Irina Zhorov: When the firefighters leave, the BAER team gets to work…

Larry Sandoval: It’s B-A-E-R, and it stand for Burned Area Emergency Response…

Irina Zhorov

The Wyoming Department of Agriculture recently proposed new food safety rules. One of the most contentious adjustments has to do with raw milk – that’s milk that is not pasteurized. It’s already illegal to sell raw milk in the state, but if passed, the new rules would make it illegal to obtain it unless you own your own dairy cow. This has some milk drinkers very upset. Wyoming Public Radio’s Irina Zhorov reports.

Irina Zhorov: Frank Wallis hosts a herd of twelve milk cows on his ranch in Recluse, Wyoming.

The Wyoming Department of Education recently released the Proficiency Assessments for Wyoming Students – or PAWS – results. In reading, the state improved by about 2 percentage points, but the Arapahoe School on the Wind River Reservation, which serves 350 Native American students, jumped an average of 13 points.

The Wyoming Department of Education has released the 2012 Proficiency Assessments for Wyoming Students – or PAWS - results. For the second year in a row, the results indicate a statewide rise in scores in math, reading, and science.

State Superintendent of Public Instruction, Cindy Hill, did not point to specific policies or efforts made by the Wyoming Department of Education, but rather said the results were due to a team effort.

The US Department of Agriculture has named more than 1,000 counties – about a third of all counties nationwide – to be natural disaster areas. The drought-driven designation is the largest the USDA has ever made.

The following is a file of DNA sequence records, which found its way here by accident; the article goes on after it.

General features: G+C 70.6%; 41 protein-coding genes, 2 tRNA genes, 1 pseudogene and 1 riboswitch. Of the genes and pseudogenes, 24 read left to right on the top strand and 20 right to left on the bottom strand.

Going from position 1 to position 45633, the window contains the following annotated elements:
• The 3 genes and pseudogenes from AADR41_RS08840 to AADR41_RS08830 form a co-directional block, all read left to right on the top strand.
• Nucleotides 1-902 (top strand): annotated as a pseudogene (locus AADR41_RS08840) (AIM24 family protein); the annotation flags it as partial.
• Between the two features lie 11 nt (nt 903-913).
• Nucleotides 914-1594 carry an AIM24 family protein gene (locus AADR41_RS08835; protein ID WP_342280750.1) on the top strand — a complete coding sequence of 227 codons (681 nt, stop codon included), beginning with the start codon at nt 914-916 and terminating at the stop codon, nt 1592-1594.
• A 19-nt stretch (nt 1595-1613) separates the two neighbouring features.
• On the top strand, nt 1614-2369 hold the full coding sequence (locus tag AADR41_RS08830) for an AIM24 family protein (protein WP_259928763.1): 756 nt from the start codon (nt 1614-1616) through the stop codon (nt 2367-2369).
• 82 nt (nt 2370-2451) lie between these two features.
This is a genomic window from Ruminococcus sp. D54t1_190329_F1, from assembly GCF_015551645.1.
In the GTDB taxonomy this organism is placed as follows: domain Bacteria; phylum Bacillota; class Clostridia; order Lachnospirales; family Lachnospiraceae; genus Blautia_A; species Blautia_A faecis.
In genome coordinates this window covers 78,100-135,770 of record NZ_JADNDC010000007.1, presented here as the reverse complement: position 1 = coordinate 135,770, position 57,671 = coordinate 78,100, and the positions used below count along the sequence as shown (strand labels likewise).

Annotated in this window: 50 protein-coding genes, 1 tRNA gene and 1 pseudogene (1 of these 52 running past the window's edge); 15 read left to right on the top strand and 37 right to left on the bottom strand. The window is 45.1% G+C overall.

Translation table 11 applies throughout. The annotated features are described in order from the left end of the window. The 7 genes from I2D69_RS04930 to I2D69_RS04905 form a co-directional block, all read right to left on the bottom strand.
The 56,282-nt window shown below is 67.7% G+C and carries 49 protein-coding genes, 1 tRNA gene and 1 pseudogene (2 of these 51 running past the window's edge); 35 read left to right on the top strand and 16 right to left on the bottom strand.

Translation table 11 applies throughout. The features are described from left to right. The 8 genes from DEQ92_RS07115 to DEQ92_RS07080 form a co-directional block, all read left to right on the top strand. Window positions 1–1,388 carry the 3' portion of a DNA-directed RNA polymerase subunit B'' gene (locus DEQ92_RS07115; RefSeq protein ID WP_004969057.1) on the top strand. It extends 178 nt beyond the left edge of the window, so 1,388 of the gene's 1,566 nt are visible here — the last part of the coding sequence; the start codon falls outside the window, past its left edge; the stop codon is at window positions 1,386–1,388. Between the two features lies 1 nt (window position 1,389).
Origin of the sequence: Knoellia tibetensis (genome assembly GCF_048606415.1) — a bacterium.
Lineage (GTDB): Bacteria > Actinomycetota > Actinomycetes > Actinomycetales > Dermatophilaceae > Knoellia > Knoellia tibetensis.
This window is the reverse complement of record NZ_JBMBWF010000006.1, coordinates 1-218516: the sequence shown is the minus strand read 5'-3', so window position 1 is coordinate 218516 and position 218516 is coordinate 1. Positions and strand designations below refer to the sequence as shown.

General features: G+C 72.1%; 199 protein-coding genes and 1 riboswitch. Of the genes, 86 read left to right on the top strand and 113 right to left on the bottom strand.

In Wyoming, all but a small corner in the northwest part of the state is currently dry, with designations ranging from Abnormally Dry to Extreme Drought.  

Todd Even of the Farm Service Agency in Wyoming says that in some areas it’s estimated that more than fifty percent of range land or grass hay crop has been lost.


A Western Organization of Resource Councils report says an increase of Powder River Basin coal exports from Pacific ports to Asia could bring unconsidered problems. The environmental group’s report alleges that increased coal traffic would congest rail lines, bring coal dust, and force communities to front billions of dollars for infrastructure improvements.

The Wyoming Department of Agriculture’s Consumer Health Services Section is proposing new amendments to the Wyoming Food Safety Rule.

The changes outline rules for egg producers wanting to sell their eggs to restaurants, make more stringent the rules for processed cut leafy greens such as packaged salads, and limit consumption of raw milk to sole owners of the producing cows, their families, and unpaying guests.

Dean Finkenbinder is the manager of Consumer Health Services and he says the goal is get Wyoming in line with federal food safety guidelines.

Fires burning around Wyoming are impacting livestock, in addition to people. The Wyoming Livestock Board estimates that between 8,000 and almost 13,000 head have been displaced as a result of the fires.

Board Director Leanne Stevenson, says the board issued an emergency order allowing for the movement of livestock between county lines without the brand inspection that is normally required.   

Irina Zhorov

Officials say the Squirrel Creek fire in Southeastern Wyoming was started by people. The ongoing investigation involves the Forest Service, Sheriff’s Department, Bureau of Alcohol, Tobacco, and Firearms, as well as the U-S Attorney’s office.

Forest Service spokesman, Aaron Voos, says it’s a criminal investigation that could carry significant repercussions if someone is convicted.

Irina Zhorov / Wyoming Public Media

Evacuations around the Squirrel Creek Fire near Laramie continued to expand north from Sheep Mountain to Lake Hattie on Tuesday. One house has been destroyed, but there are no numbers yet on how many more are threatened. 

Incident Commander Rocky Opliger says the fire’s proximity to residences as well as its erratic nature are keeping it the third priority fire in the nation.